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It has always been thus. The American Revolution began with the symbolic — and physical — dumping of English tea, which ultimately was usurped in the national diet by coffee, which means our Founding Fathers essentially traded one caffeinated drink for another, more strongly caffeinated drink.

According to historian David T. Courtwright, American per capita coffee consumption rose from three pounds per year in 1830 to eight pounds per year by 1859. Today, the National Coffee Association reports that the number of 18- to 39-year-olds who drink coffee daily jumped almost 10 percent year-over-year in 2011.

Remember, that’s in a country where about 90 percent of the adult population already ingests caffeine on a daily basis. A country where all of the coffee sold at our 10,000-plus Starbucks locations amounts to less than 4 percent of the domestic market for brewed coffee.

Is it any wonder that coffee is the world’s second-most valuable commodity, behind only oil?

Beyond java, we have caffeinated lip balm. Caffeinated sunflower seeds. Caffeinated soap. We have caffeine mixed with gobs of sugar — that tasty Frappuccino isn’t sweet on its own — and with all sorts of other chemicals, energy drink mystery ingredients like taurine, guarana and L-carnitine. We even have something called the “5150 Juice Syringe,” available online, which basically allows you to squirt an extra helping of liquid caffeine into whatever you’re already drinking.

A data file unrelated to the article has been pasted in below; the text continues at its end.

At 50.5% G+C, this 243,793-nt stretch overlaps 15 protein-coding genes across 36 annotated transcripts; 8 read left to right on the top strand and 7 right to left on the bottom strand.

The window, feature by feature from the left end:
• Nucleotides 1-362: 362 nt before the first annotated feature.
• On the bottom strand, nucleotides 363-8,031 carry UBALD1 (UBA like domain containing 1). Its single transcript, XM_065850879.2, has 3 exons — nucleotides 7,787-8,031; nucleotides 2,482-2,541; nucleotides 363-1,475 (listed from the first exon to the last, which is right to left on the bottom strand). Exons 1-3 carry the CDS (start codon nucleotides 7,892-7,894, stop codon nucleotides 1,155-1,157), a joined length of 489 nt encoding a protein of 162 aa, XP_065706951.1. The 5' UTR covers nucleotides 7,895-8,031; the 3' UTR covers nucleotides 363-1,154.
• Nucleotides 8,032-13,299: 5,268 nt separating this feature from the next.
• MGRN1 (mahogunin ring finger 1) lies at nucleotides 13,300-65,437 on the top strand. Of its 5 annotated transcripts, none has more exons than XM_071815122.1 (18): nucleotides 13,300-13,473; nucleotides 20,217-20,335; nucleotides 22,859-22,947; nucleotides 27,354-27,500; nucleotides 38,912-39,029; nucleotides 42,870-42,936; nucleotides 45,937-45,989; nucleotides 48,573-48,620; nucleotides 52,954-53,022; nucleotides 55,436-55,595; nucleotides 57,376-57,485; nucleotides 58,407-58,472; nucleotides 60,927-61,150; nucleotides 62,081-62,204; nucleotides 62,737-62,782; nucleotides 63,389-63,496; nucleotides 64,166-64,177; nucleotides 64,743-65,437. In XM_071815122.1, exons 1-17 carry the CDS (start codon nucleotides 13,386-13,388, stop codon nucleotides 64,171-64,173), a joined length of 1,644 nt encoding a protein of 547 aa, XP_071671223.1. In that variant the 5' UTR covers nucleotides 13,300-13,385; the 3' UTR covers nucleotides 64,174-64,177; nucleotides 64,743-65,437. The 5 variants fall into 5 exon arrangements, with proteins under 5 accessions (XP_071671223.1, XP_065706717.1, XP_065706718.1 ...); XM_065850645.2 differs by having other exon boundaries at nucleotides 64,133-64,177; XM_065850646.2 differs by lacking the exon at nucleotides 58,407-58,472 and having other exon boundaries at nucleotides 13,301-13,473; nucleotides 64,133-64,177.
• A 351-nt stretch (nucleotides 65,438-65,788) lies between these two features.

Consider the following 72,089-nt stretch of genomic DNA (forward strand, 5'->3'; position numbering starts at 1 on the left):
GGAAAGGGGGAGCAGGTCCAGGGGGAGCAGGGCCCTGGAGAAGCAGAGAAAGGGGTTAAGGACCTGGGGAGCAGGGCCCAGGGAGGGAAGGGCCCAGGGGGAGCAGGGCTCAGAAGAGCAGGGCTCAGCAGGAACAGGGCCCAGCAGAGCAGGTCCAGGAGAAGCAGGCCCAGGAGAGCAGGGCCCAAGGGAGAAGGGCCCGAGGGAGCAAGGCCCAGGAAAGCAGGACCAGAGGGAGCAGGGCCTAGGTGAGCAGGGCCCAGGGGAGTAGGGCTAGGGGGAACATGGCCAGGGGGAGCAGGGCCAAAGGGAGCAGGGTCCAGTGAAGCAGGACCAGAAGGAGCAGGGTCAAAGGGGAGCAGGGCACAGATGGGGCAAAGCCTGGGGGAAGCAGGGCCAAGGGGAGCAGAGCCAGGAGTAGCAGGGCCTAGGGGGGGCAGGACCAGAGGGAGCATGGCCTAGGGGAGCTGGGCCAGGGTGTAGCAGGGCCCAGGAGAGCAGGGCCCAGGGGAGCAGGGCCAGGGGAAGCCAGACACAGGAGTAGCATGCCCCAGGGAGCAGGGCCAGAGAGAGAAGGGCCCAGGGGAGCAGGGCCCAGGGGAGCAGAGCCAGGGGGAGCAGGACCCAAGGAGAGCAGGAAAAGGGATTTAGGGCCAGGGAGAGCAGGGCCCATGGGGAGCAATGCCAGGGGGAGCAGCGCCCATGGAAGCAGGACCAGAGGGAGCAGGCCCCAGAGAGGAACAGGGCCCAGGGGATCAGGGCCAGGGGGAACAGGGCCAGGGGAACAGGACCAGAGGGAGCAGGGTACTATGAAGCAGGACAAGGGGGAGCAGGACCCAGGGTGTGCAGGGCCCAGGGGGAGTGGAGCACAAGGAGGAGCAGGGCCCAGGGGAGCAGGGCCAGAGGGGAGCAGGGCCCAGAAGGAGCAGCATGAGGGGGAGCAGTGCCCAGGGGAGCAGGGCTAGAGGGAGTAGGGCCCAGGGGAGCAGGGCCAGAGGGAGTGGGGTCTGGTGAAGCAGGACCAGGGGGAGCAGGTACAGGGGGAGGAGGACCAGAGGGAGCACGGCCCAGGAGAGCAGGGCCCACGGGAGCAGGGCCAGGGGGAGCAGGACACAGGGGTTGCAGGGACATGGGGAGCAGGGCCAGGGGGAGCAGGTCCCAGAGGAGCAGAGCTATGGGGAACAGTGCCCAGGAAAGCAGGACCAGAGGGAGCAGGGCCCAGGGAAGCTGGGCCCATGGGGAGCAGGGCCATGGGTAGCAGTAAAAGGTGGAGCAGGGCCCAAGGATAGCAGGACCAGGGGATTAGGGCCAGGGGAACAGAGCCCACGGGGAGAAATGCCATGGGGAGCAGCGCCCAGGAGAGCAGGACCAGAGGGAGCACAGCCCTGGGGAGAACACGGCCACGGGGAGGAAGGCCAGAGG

The surest cultural signs our fair republic has become akin to a coffee-and-greenie-fueled Major League Baseball clubhouse, circa 1975?

(a) Vice-free, clean-living Denver Broncos quarterback Tim Tebow endorses an energy drink.

(b) Elite Northwest Washington private school Sidwell Friends — where the Obama daughters go to school — has its own coffee bar.

(c) We don’t just drink vodka. We drink vodka mixed with the up-all-night energy drink Red Bull - because even our downers need uppers.

In the 1960s, a lot of families, and mine was one of them, wouldn’t let their kids drink soft drinks before noon,” Mr. Thompson said. “I remember as a child being at a friend’s house for a sleepover. The next morning, he gets a Coke out of the fridge at 8:30 a.m. It seemed almost criminal. And now we have caffeine inhalers.”

The Big C

In the books “World of Caffeine” and “The Caffeine Advantage,” co-author Bennett Weinberg dubs the titular compound the “hallmark drug of our time.” Lauding caffeine’s ability to help us work harder, think more clearly and even feel a greater sense of well-being, he sounds a bit like pumped-up former baseball slugger Jose Canseco discussing anabolic steroids.

This is no coincidence.

Caffeine works in the body by blocking a chemical called adenosine, which signals tiredness to the brain. Less adenosine, less fatigue. Blocking adenosine also causes the body to release more adrenaline, producing the famed caffeine buzz.

In other words, the Big C is a performance-enhancing drug - albeit one that’s just as useful for office workers as professional athletes.

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